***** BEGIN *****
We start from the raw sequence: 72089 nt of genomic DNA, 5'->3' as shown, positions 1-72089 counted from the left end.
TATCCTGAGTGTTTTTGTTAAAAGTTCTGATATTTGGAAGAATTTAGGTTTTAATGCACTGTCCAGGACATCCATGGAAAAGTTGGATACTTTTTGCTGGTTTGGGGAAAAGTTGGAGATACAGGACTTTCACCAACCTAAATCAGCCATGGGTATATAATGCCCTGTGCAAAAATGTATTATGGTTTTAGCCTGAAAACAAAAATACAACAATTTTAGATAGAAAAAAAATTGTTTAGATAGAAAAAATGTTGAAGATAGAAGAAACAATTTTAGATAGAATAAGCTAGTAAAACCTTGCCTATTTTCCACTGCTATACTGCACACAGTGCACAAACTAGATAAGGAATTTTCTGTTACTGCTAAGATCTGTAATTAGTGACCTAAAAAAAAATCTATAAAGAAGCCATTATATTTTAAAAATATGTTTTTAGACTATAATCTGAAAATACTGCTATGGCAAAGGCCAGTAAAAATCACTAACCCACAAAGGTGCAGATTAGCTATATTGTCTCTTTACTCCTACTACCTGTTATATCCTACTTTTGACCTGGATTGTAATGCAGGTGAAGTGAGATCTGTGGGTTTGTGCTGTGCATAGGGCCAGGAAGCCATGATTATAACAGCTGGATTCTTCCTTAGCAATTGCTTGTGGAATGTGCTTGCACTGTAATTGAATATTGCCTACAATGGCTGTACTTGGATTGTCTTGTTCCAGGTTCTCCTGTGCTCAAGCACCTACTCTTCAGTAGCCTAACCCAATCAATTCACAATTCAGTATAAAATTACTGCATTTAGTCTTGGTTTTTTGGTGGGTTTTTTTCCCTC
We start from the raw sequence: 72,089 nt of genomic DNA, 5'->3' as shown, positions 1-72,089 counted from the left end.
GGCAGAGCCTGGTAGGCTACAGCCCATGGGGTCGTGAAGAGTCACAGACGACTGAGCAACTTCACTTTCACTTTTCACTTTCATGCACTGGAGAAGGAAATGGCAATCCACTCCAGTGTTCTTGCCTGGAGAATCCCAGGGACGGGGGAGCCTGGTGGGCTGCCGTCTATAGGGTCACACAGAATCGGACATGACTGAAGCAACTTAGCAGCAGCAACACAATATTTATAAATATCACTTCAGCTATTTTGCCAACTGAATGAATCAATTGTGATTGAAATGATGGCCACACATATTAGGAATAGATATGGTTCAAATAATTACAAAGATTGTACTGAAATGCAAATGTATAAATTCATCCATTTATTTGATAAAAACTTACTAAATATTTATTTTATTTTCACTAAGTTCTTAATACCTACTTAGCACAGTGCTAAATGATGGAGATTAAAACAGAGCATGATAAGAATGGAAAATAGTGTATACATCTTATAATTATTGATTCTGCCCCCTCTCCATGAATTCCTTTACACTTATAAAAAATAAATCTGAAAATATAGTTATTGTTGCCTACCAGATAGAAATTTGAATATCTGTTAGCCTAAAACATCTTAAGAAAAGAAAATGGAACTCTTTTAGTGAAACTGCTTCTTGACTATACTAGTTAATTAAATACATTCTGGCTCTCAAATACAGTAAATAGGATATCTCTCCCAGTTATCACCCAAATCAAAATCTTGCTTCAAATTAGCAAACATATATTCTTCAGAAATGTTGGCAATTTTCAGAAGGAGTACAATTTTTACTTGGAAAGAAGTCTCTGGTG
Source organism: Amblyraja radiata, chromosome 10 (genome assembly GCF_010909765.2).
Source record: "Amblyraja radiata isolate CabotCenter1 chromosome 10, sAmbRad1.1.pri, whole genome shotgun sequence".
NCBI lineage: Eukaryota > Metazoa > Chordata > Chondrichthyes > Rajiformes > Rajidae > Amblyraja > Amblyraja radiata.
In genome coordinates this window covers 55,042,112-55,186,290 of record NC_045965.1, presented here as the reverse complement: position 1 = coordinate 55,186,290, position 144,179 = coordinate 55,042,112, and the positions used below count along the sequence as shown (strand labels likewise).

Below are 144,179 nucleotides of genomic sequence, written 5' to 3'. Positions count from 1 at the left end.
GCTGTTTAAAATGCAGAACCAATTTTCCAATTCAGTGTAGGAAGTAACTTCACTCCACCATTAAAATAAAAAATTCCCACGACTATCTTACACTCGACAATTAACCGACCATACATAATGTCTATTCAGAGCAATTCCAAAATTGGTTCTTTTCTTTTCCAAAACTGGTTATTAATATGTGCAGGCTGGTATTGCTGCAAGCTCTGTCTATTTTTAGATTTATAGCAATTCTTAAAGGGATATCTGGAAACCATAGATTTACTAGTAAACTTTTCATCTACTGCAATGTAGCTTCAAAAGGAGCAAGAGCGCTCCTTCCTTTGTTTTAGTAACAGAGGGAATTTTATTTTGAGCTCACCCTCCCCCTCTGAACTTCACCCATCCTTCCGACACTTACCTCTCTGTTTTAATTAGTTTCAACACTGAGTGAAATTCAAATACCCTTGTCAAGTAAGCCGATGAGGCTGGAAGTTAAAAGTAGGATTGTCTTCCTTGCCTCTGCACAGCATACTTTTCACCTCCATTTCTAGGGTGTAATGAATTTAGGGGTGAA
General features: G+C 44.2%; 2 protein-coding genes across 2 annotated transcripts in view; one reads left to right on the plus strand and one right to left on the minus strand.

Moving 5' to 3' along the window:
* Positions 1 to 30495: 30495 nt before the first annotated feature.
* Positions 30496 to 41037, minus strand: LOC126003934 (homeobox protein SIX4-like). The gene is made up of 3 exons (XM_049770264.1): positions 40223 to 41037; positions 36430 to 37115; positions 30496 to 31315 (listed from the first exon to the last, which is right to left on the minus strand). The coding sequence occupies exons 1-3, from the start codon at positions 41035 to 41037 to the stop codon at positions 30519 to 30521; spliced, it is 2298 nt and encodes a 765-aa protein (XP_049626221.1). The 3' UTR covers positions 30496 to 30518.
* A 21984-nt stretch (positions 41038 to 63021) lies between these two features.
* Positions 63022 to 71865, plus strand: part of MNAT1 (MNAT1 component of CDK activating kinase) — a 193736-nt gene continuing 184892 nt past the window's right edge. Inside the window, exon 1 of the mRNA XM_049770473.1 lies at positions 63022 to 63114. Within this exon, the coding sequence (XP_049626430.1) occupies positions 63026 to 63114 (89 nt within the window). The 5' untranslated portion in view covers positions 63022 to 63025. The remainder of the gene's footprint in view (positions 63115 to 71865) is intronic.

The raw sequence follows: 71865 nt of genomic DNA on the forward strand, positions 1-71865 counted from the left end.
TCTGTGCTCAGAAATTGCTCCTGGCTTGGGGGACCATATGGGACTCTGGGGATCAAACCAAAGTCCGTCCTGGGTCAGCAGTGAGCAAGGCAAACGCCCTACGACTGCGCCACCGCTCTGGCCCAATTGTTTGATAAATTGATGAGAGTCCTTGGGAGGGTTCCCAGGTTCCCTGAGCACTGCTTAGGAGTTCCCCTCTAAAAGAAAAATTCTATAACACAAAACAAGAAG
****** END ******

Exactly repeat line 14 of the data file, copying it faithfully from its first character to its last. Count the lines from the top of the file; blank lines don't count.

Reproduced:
* Positions 30496 to 41037, minus strand: LOC126003934 (homeobox protein SIX4-like). The gene is made up of 3 exons (XM_049770264.1): positions 40223 to 41037; positions 36430 to 37115; positions 30496 to 31315 (listed from the first exon to the last, which is right to left on the minus strand). The coding sequence occupies exons 1-3, from the start codon at positions 41035 to 41037 to the stop codon at positions 30519 to 30521; spliced, it is 2298 nt and encodes a 765-aa protein (XP_049626221.1). The 3' UTR covers positions 30496 to 30518.